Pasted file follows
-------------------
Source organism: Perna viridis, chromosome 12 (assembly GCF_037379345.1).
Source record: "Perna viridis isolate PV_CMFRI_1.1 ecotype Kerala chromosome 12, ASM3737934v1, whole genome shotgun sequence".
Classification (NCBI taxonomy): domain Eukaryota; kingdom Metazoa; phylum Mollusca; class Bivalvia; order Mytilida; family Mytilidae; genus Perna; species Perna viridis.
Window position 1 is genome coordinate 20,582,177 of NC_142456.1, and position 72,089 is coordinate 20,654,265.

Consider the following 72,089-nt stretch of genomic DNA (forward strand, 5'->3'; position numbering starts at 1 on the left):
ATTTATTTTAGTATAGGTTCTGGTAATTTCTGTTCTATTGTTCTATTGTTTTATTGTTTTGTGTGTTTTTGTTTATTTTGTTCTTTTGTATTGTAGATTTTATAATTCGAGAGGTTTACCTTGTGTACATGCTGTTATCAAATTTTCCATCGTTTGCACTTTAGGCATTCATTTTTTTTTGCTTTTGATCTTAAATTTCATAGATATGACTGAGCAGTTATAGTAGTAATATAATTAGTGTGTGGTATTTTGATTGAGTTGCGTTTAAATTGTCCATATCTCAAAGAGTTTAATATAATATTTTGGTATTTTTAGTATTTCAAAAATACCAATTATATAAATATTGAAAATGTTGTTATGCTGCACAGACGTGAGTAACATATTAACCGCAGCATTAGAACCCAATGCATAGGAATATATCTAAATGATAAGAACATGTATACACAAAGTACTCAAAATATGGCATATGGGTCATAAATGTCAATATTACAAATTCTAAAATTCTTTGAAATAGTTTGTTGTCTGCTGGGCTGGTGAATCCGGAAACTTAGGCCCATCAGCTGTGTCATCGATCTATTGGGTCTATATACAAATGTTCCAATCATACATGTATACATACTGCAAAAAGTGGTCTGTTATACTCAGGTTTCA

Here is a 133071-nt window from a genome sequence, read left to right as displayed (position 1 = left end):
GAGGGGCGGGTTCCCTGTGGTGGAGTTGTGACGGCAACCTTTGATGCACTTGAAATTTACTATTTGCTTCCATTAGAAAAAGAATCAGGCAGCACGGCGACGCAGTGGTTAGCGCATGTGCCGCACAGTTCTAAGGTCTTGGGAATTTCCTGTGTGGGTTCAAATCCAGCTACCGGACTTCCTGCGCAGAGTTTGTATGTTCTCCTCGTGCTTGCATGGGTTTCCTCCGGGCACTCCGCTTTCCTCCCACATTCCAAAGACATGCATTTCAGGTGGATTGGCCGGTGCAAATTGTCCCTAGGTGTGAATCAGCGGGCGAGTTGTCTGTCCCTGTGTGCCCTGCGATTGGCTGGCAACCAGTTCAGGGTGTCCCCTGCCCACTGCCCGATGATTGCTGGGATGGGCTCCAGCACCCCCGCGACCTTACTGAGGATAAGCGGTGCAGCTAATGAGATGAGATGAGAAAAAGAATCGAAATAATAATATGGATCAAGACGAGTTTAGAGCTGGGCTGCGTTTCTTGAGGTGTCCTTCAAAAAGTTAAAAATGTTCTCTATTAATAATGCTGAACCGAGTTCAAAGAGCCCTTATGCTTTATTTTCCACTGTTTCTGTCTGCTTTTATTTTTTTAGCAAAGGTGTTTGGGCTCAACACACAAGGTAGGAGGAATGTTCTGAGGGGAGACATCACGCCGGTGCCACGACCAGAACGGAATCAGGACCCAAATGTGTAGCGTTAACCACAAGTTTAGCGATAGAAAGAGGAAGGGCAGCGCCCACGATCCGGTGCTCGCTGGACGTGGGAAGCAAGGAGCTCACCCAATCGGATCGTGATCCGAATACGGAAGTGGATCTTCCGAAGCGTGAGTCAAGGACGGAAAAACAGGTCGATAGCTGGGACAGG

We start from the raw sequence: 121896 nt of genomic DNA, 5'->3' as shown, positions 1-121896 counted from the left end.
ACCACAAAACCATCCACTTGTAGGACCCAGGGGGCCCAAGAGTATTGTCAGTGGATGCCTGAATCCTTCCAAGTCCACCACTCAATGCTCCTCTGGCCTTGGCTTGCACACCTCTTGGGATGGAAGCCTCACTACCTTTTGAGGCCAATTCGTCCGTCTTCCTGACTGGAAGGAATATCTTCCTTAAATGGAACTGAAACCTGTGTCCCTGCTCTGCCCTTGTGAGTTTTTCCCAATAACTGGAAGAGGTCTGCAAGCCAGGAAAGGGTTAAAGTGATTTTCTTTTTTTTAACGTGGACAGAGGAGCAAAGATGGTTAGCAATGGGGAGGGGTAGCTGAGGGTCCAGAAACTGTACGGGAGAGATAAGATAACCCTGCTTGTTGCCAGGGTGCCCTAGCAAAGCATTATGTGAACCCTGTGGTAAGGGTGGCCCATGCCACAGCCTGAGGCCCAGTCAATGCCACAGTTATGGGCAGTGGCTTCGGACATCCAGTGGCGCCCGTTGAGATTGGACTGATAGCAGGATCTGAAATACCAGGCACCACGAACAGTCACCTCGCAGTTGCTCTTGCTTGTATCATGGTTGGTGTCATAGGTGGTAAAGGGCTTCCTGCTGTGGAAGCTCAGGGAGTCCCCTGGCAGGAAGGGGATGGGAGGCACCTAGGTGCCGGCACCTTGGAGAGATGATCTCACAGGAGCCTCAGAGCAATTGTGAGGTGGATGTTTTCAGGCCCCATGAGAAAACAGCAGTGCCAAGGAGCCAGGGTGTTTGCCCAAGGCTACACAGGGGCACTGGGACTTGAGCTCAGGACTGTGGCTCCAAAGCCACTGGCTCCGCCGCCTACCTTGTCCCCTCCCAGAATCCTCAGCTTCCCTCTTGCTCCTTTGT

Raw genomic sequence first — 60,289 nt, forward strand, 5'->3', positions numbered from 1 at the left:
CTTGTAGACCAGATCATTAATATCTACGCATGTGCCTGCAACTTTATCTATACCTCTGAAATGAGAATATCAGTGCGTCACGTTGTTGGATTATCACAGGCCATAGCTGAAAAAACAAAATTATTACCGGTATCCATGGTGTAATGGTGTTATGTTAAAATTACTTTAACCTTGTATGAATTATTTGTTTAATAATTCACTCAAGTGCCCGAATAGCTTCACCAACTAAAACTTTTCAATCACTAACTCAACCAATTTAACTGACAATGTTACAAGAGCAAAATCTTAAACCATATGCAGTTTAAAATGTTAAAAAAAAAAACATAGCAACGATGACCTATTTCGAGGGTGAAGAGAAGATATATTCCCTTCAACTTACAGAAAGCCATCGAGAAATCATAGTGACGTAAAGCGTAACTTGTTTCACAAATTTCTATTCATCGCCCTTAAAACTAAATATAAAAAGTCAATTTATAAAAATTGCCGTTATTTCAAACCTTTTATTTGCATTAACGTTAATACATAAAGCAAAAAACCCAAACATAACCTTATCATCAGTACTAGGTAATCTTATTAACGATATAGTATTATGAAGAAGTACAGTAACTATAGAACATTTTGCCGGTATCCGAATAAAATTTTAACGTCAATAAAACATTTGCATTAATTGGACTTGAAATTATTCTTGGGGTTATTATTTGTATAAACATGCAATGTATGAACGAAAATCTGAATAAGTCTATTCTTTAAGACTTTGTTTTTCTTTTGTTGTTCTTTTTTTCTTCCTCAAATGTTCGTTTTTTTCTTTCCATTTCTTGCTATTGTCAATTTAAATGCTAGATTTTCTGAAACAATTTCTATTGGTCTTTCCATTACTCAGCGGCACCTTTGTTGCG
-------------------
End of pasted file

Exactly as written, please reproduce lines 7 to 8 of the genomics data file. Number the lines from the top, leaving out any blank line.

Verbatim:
Here is a 133071-nt window from a genome sequence, read left to right as displayed (position 1 = left end):
GAGGGGCGGGTTCCCTGTGGTGGAGTTGTGACGGCAACCTTTGATGCACTTGAAATTTACTATTTGCTTCCATTAGAAAAAGAATCAGGCAGCACGGCGACGCAGTGGTTAGCGCATGTGCCGCACAGTTCTAAGGTCTTGGGAATTTCCTGTGTGGGTTCAAATCCAGCTACCGGACTTCCTGCGCAGAGTTTGTATGTTCTCCTCGTGCTTGCATGGGTTTCCTCCGGGCACTCCGCTTTCCTCCCACATTCCAAAGACATGCATTTCAGGTGGATTGGCCGGTGCAAATTGTCCCTAGGTGTGAATCAGCGGGCGAGTTGTCTGTCCCTGTGTGCCCTGCGATTGGCTGGCAACCAGTTCAGGGTGTCCCCTGCCCACTGCCCGATGATTGCTGGGATGGGCTCCAGCACCCCCGCGACCTTACTGAGGATAAGCGGTGCAGCTAATGAGATGAGATGAGAAAAAGAATCGAAATAATAATATGGATCAAGACGAGTTTAGAGCTGGGCTGCGTTTCTTGAGGTGTCCTTCAAAAAGTTAAAAATGTTCTCTATTAATAATGCTGAACCGAGTTCAAAGAGCCCTTATGCTTTATTTTCCACTGTTTCTGTCTGCTTTTATTTTTTTAGCAAAGGTGTTTGGGCTCAACACACAAGGTAGGAGGAATGTTCTGAGGGGAGACATCACGCCGGTGCCACGACCAGAACGGAATCAGGACCCAAATGTGTAGCGTTAACCACAAGTTTAGCGATAGAAAGAGGAAGGGCAGCGCCCACGATCCGGTGCTCGCTGGACGTGGGAAGCAAGGAGCTCACCCAATCGGATCGTGATCCGAATACGGAAGTGGATCTTCCGAAGCGTGAGTCAAGGACGGAAAAACAGGTCGATAGCTGGGACAGG